The Director-General expressed hope that Viet Nam would send a high ranking representative to the Leaders’ Forum of UNESCO’s General Conference in November 2017 to share the country’s experience in promoting economic development, inclusion, innovation and resilience in partnership with UNESCO.

Categories: News

Viet Nam Celebrates Science With Two Centres under UNESCO Auspices

Unesco Most Programme - Thu, 08/24/2017 - 18:32
dg_vietnam_800px_1.jpg © UNESCO

On 24 August 2017, UNESCO Director-General Irina Bokova and Viet Nam’s Minister for Science and Technology, Mr Chu Ngoc Anh, signed agreements to establish the country’s first two Centres under the auspices of UNESCO, harnessing the power of science for sustainable development.

The International Centre of Research and Postgraduate Training in Mathematics, and the International Centre of Physics will strengthen science, technology and innovation in Viet Nam and across the ASEAN region, encouraging knowledge sharing , capacity building as well as collaboration with Africa. Established as Category Two Centres, they join a wide international UNESCO network. 

Praising Viet Nam for its National Action Plan to Implement the 2030 Agenda for Sustainable Development, Irina Bokova affirmed that science, technology and innovation stand at its core “because it is vital for the creation of knowledge, the sustainability of oceans, water management, inclusive economic growth. For this we need the right ecosystem, to bridge knowledge divides inside countries and across the world.” 

She recalled that Professor Ngo Bao Chau, the first Vietnamese born to receive the Fields Medal, wrote to her in 2015 expressing support for these two new centres, which will play a pivotal role in strengthening research and innovation capacities in the ASEAN region and for African researchers.  

“Vietnam has made the clear choice to invest massively in education, in scientific cooperation and research, to participate fully in the rise of new knowledge economies and societies – and these goals are embodied in our Memorandum of Understanding 2016-2020,” said Ms Bokova.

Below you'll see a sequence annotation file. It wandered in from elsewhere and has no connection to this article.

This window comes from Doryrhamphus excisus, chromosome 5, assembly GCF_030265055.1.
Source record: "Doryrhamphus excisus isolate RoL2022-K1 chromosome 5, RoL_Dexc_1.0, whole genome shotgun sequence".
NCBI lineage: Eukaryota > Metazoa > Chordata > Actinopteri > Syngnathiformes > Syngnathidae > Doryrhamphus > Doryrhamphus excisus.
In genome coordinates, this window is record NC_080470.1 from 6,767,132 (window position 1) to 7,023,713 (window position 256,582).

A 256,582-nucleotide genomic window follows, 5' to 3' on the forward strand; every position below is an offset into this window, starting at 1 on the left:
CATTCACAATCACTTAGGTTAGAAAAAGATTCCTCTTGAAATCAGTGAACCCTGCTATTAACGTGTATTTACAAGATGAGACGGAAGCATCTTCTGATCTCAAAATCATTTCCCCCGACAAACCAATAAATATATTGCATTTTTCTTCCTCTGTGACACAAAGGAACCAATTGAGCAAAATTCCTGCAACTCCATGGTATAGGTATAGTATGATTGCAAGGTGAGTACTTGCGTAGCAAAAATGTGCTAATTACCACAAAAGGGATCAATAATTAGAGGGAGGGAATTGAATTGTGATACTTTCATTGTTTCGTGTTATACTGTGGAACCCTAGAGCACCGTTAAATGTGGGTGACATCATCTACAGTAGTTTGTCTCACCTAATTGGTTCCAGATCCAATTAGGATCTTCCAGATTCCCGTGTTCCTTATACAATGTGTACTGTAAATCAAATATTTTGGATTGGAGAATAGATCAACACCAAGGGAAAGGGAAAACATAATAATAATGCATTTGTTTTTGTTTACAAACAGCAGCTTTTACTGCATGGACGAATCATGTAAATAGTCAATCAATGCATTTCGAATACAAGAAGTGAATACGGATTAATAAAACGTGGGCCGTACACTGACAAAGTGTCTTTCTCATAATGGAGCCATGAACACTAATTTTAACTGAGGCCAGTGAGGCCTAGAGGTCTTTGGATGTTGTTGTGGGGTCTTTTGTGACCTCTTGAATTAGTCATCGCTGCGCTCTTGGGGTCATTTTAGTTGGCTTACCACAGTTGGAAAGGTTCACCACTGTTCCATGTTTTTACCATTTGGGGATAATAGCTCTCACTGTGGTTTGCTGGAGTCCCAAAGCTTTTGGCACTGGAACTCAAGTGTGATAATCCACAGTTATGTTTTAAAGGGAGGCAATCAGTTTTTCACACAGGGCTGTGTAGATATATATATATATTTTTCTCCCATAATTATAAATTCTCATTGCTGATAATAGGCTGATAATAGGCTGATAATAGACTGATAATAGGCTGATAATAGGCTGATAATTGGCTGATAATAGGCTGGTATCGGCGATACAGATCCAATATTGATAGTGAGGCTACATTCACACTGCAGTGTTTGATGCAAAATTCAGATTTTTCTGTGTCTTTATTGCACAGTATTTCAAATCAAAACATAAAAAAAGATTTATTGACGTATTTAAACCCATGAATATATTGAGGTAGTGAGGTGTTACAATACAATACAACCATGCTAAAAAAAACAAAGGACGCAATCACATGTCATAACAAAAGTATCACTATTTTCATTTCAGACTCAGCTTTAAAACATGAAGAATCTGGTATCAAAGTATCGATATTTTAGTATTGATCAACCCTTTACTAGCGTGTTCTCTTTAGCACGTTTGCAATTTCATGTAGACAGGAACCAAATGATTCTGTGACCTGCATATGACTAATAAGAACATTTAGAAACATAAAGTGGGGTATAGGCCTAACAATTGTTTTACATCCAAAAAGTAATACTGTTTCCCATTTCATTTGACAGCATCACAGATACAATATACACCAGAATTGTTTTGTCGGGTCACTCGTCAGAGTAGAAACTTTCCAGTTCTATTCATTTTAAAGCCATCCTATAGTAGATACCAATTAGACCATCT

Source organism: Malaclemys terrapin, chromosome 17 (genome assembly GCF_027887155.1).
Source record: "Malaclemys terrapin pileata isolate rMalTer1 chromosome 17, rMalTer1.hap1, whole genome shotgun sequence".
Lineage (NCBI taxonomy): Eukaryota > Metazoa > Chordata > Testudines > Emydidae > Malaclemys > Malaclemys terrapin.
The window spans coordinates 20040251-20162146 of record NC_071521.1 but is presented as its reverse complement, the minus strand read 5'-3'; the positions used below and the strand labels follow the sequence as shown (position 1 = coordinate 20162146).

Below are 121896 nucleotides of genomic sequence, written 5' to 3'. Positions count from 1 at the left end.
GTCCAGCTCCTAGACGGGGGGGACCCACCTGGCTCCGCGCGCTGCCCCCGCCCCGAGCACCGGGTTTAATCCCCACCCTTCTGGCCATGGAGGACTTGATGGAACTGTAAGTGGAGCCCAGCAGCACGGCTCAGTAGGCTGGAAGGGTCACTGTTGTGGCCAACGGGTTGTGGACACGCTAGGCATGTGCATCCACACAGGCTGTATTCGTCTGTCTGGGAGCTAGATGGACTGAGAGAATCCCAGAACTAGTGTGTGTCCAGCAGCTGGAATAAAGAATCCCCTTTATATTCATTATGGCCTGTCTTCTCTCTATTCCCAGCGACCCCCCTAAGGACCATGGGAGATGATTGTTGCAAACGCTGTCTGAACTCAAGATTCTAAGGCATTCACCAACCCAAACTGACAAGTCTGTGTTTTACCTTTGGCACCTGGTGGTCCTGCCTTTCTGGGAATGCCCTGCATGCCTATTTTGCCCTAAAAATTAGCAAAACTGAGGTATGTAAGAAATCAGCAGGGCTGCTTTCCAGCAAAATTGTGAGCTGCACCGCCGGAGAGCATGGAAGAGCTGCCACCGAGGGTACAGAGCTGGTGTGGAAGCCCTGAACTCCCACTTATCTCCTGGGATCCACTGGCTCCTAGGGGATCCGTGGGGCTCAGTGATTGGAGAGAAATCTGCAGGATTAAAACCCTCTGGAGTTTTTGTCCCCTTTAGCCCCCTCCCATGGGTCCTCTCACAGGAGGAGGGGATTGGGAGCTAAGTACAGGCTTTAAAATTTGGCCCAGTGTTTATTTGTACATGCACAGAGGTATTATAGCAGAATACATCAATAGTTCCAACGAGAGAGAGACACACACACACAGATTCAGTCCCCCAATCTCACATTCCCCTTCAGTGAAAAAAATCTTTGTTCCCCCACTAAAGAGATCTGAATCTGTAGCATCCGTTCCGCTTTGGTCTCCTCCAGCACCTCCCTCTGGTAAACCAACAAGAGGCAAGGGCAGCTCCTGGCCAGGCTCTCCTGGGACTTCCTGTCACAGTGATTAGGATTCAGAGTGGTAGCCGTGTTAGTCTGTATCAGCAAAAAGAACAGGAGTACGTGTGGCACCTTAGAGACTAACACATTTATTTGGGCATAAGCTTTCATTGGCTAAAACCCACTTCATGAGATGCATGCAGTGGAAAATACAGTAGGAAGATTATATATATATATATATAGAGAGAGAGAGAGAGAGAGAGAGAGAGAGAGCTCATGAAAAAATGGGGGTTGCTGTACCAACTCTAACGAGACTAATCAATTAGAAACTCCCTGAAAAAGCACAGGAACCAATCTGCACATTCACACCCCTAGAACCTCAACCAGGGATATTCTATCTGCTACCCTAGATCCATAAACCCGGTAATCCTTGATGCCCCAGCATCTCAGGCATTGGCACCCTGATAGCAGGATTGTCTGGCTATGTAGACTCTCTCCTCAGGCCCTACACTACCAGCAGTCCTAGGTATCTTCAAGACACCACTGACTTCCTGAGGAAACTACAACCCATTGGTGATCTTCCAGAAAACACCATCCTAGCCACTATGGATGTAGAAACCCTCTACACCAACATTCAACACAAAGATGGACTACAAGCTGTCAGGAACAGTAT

Minister Chu Ngoc Anh, expressed confidence that “the Centres will contribute to the development of basic science in the region and beyond and enable Vietnamese scientists to work in closer collaboration with scientists around the world.” 

In an exchange with the Director-General, the Minister underscored that the promotion of science and technology is a central feature of Vietnam’s 2035 Action Plan, stressing that basic and applied science are vital to progress in such areas as agriculture and health as well as to tackle climate change and rising sea levels.  To promote innovation, research and development, he said that the stronger links had to be forged between government, institutes, universities and business. Trial projects are also underway to promote young scientific talent, by twinning with the Vietnamese diaspora. 

The two Centres, which also have the potential to act as hubs for sharing expertise, will be hosted by the Viet Nam Academy of Science and Technology, a government agency established in 1975, and nurtured by the national and regional community of researchers in physics and mathematics.

Categories: News

Viet Nam Celebrates Science With Two Centres under UNESCO Auspices

Unesco Most Programme - Thu, 08/24/2017 - 18:32
dg_vietnam_800px_1.jpg © UNESCO

On 24 August 2017, UNESCO Director-General Irina Bokova and Viet Nam’s Minister for Science and Technology, Mr Chu Ngoc Anh, signed agreements to establish the country’s first two Centres under the auspices of UNESCO, harnessing the power of science for sustainable development.